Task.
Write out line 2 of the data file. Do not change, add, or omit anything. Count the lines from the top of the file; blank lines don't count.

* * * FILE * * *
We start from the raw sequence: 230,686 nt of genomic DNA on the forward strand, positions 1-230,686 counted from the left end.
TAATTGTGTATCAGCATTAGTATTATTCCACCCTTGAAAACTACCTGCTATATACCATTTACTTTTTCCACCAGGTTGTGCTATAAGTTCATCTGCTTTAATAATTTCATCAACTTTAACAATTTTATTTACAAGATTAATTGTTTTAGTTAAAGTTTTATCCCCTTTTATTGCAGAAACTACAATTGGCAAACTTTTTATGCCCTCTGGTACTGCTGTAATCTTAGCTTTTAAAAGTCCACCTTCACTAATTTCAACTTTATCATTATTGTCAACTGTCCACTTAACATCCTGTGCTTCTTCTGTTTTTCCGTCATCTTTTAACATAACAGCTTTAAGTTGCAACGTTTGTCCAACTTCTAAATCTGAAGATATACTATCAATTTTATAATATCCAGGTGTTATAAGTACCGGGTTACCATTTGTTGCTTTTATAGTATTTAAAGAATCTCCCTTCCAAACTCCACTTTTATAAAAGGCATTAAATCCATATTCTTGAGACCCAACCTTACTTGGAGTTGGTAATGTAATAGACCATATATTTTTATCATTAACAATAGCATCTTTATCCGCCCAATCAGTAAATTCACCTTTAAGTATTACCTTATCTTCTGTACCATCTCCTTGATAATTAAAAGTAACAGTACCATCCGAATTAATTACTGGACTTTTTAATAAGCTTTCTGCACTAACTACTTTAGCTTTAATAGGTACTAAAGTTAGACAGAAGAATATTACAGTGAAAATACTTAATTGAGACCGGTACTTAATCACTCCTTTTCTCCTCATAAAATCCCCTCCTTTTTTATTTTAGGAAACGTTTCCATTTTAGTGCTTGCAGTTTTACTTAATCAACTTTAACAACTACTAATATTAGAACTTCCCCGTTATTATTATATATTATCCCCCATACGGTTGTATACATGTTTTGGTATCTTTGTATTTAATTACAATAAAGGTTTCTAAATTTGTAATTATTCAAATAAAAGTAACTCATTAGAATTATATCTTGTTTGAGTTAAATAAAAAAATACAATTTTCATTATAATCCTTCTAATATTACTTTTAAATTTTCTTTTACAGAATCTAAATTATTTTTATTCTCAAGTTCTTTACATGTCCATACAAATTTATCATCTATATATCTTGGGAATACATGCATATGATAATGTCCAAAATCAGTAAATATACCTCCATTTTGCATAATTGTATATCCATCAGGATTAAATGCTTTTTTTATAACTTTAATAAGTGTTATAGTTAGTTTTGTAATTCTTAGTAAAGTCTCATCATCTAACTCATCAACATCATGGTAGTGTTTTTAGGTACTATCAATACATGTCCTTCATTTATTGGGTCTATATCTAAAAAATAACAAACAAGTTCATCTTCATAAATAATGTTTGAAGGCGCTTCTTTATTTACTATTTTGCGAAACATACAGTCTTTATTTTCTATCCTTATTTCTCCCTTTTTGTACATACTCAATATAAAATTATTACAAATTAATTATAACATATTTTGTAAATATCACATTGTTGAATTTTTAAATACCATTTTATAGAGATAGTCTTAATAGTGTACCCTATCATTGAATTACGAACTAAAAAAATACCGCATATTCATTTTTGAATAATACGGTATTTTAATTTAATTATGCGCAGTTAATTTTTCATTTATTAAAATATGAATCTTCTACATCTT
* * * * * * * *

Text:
TAATTGTGTATCAGCATTAGTATTATTCCACCCTTGAAAACTACCTGCTATATACCATTTACTTTTTCCACCAGGTTGTGCTATAAGTTCATCTGCTTTAATAATTTCATCAACTTTAACAATTTTATTTACAAGATTAATTGTTTTAGTTAAAGTTTTATCCCCTTTTATTGCAGAAACTACAATTGGCAAACTTTTTATGCCCTCTGGTACTGCTGTAATCTTAGCTTTTAAAAGTCCACCTTCACTAATTTCAACTTTATCATTATTGTCAACTGTCCACTTAACATCCTGTGCTTCTTCTGTTTTTCCGTCATCTTTTAACATAACAGCTTTAAGTTGCAACGTTTGTCCAACTTCTAAATCTGAAGATATACTATCAATTTTATAATATCCAGGTGTTATAAGTACCGGGTTACCATTTGTTGCTTTTATAGTATTTAAAGAATCTCCCTTCCAAACTCCACTTTTATAAAAGGCATTAAATCCATATTCTTGAGACCCAACCTTACTTGGAGTTGGTAATGTAATAGACCATATATTTTTATCATTAACAATAGCATCTTTATCCGCCCAATCAGTAAATTCACCTTTAAGTATTACCTTATCTTCTGTACCATCTCCTTGATAATTAAAAGTAACAGTACCATCCGAATTAATTACTGGACTTTTTAATAAGCTTTCTGCACTAACTACTTTAGCTTTAATAGGTACTAAAGTTAGACAGAAGAATATTACAGTGAAAATACTTAATTGAGACCGGTACTTAATCACTCCTTTTCTCCTCATAAAATCCCCTCCTTTTTTATTTTAGGAAACGTTTCCATTTTAGTGCTTGCAGTTTTACTTAATCAACTTTAACAACTACTAATATTAGAACTTCCCCGTTATTATTATATATTATCCCCCATACGGTTGTATACATGTTTTGGTATCTTTGTATTTAATTACAATAAAGGTTTCTAAATTTGTAATTATTCAAATAAAAGTAACTCATTAGAATTATATCTTGTTTGAGTTAAATAAAAAAATACAATTTTCATTATAATCCTTCTAATATTACTTTTAAATTTTCTTTTACAGAATCTAAATTATTTTTATTCTCAAGTTCTTTACATGTCCATACAAATTTATCATCTATATATCTTGGGAATACATGCATATGATAATGTCCAAAATCAGTAAATATACCTCCATTTTGCATAATTGTATATCCATCAGGATTAAATGCTTTTTTTATAACTTTAATAAGTGTTATAGTTAGTTTTGTAATTCTTAGTAAAGTCTCATCATCTAACTCATCAACATCATGGTAGTGTTTTTAGGTACTATCAATACATGTCCTTCATTTATTGGGTCTATATCTAAAAAATAACAAACAAGTTCATCTTCATAAATAATGTTTGAAGGCGCTTCTTTATTTACTATTTTGCGAAACATACAGTCTTTATTTTCTATCCTTATTTCTCCCTTTTTGTACATACTCAATATAAAATTATTACAAATTAATTATAACATATTTTGTAAATATCACATTGTTGAATTTTTAAATACCATTTTATAGAGATAGTCTTAATAGTGTACCCTATCATTGAATTACGAACTAAAAAAATACCGCATATTCATTTTTGAATAATACGGTATTTTAATTTAATTATGCGCAGTTAATTTTTCATTTATTAAAATATGAATCTTCTACATCTT